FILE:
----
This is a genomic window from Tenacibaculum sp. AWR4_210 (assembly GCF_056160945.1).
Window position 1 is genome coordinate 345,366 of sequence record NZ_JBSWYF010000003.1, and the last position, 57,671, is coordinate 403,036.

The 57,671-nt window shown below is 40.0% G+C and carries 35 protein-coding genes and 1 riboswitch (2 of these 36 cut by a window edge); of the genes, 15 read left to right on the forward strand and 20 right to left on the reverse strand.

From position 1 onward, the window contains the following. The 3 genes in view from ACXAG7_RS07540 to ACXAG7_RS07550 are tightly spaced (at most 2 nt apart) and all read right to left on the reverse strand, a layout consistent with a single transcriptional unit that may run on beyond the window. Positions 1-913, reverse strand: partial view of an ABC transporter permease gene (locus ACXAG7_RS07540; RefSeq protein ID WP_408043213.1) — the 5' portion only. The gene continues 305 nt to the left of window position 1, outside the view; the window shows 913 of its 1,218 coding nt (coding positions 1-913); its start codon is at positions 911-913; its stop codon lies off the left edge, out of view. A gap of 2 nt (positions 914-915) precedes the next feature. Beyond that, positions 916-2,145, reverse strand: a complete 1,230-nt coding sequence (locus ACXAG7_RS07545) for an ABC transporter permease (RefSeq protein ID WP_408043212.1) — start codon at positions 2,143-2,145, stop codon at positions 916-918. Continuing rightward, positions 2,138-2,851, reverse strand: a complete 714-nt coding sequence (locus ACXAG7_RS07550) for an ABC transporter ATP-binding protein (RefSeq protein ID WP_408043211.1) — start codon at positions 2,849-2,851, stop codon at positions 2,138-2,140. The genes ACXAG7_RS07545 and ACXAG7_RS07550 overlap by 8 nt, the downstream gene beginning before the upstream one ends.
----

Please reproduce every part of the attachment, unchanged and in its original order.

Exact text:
This is a genomic window from Tenacibaculum sp. AWR4_210 (assembly GCF_056160945.1).
Window position 1 is genome coordinate 345,366 of sequence record NZ_JBSWYF010000003.1, and the last position, 57,671, is coordinate 403,036.

The 57,671-nt window shown below is 40.0% G+C and carries 35 protein-coding genes and 1 riboswitch (2 of these 36 cut by a window edge); of the genes, 15 read left to right on the forward strand and 20 right to left on the reverse strand.

From position 1 onward, the window contains the following. The 3 genes in view from ACXAG7_RS07540 to ACXAG7_RS07550 are tightly spaced (at most 2 nt apart) and all read right to left on the reverse strand, a layout consistent with a single transcriptional unit that may run on beyond the window. Positions 1-913, reverse strand: partial view of an ABC transporter permease gene (locus ACXAG7_RS07540; RefSeq protein ID WP_408043213.1) — the 5' portion only. The gene continues 305 nt to the left of window position 1, outside the view; the window shows 913 of its 1,218 coding nt (coding positions 1-913); its start codon is at positions 911-913; its stop codon lies off the left edge, out of view. A gap of 2 nt (positions 914-915) precedes the next feature. Beyond that, positions 916-2,145, reverse strand: a complete 1,230-nt coding sequence (locus ACXAG7_RS07545) for an ABC transporter permease (RefSeq protein ID WP_408043212.1) — start codon at positions 2,143-2,145, stop codon at positions 916-918. Continuing rightward, positions 2,138-2,851, reverse strand: a complete 714-nt coding sequence (locus ACXAG7_RS07550) for an ABC transporter ATP-binding protein (RefSeq protein ID WP_408043211.1) — start codon at positions 2,849-2,851, stop codon at positions 2,138-2,140. The genes ACXAG7_RS07545 and ACXAG7_RS07550 overlap by 8 nt, the downstream gene beginning before the upstream one ends.